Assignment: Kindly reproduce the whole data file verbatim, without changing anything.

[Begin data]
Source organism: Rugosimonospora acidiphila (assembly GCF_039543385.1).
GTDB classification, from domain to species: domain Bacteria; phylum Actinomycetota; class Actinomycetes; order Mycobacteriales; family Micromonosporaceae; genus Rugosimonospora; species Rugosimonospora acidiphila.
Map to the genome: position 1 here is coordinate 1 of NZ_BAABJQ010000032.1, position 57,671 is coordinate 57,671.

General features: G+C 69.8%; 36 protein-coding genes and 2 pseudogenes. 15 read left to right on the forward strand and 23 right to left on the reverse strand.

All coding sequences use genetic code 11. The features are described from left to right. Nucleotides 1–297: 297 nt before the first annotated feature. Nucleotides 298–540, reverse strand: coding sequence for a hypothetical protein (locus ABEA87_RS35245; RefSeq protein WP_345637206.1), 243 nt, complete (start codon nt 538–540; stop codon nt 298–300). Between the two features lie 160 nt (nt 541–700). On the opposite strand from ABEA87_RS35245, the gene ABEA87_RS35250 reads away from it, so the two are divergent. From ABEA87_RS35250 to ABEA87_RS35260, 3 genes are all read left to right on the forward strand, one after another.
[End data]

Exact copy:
Source organism: Rugosimonospora acidiphila (assembly GCF_039543385.1).
GTDB classification, from domain to species: domain Bacteria; phylum Actinomycetota; class Actinomycetes; order Mycobacteriales; family Micromonosporaceae; genus Rugosimonospora; species Rugosimonospora acidiphila.
Map to the genome: position 1 here is coordinate 1 of NZ_BAABJQ010000032.1, position 57,671 is coordinate 57,671.

General features: G+C 69.8%; 36 protein-coding genes and 2 pseudogenes. 15 read left to right on the forward strand and 23 right to left on the reverse strand.

All coding sequences use genetic code 11. The features are described from left to right. Nucleotides 1–297: 297 nt before the first annotated feature. Nucleotides 298–540, reverse strand: coding sequence for a hypothetical protein (locus ABEA87_RS35245; RefSeq protein WP_345637206.1), 243 nt, complete (start codon nt 538–540; stop codon nt 298–300). Between the two features lie 160 nt (nt 541–700). On the opposite strand from ABEA87_RS35245, the gene ABEA87_RS35250 reads away from it, so the two are divergent. From ABEA87_RS35250 to ABEA87_RS35260, 3 genes are all read left to right on the forward strand, one after another.